Note that this is a generic approach, applicable to various queries: rather than matching IATA airport codes to ISO country codes, we could, for example, get the list of the bridges build before 1950 with a span exceeding 500 feet, or look up the famous musicians born in a given city etc. Furthermore, AFAIK, the Freebase API and information is freely available. Beware, however, that there are some limitations (and some advantages!) to the content found at Freebase as compared with that obtained from specialized sources.
The information obtained from Freebase may not be as authoritative, complete or current as that obtained with APIs and Data Extracts from specialized sources. This limitation speaks to the quasi universal breadth of the information gathered at Freebase in a collaborative, wiki-like, fashion, by a mostly volunteer task force, compared with the focused, often single-purposed, information gathering performed by paid professionals at various trade organizations such as, say the IATA or the International Maritime Organization (IMO). On the other hand, Freebase, with its semantic representation of the data, provides ways of connecting bits of information in powerful ways. Whereby the authoritative sources provide mostly "tabular" data, Freebase queries can match apparently unrelated pieces of information. For example, whereby the IMO probably produces lists of seaports with their annual tonnage, their number of terminals and such, Freebase can also find, say, the films that were shot in these ports or the famous writers who were born there.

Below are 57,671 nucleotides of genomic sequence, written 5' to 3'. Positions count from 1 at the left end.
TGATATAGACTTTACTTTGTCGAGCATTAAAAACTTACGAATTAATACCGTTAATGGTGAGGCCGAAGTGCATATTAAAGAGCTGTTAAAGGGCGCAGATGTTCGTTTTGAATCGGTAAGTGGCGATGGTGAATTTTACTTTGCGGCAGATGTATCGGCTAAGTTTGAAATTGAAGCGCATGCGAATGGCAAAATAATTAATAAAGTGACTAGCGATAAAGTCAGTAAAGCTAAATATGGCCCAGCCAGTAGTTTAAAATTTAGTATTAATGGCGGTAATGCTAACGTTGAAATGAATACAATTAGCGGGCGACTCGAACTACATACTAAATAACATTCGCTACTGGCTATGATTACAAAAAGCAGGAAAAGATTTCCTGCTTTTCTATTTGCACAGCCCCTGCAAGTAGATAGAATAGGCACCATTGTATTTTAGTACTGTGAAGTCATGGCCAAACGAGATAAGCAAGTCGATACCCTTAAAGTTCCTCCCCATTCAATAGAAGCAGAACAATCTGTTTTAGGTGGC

But enough with disclosures, let's see how one can produce these queries

  • First peruse the kind of desired items on Freebase, to get familiar with what the site has to offer in this area, and get an informal "feel" for the breadth and depth of the information available for this kind of items.
    For example, one may peek into various airport instances found for the Airport Type on Freebase
  • Once the type(s) of items desired is identified, one can look into their schema(s) (many ways to get there, for example link at bottom of page)
    Here's the schema for our Airport Type example.
  • The schema shows what fields of information are collected for a given type. Beware however that while the schema can be relatively complete and elaborate, the individual instances of the corresponding type may not all have these fields properly filled-in: verify informally with ad hoc reviews of instances or with lists of instances as explained below.
  • Return to the list of instances view and modify this view by adding and removing columns. This is done, respectively, with the orange "+" button on the top left of the list and with the small "x" button next to each column header.
    See how the tree shown in the "Add new column" section (shown after pressing the "+") allows drilling down the schema of the type that we start with or of types connected to it.
    In the case of Airports, I quickly removed the "image", "article" and "airline"-related fields, to make room, and added the IATA code, and drilled in the "Location" to find the Country and from there the ISO code. This connection to "Country" was a bit tricky, I had to look into the "Contained by" which itself is another "Location" and, using the "More" brought up the "Country" type.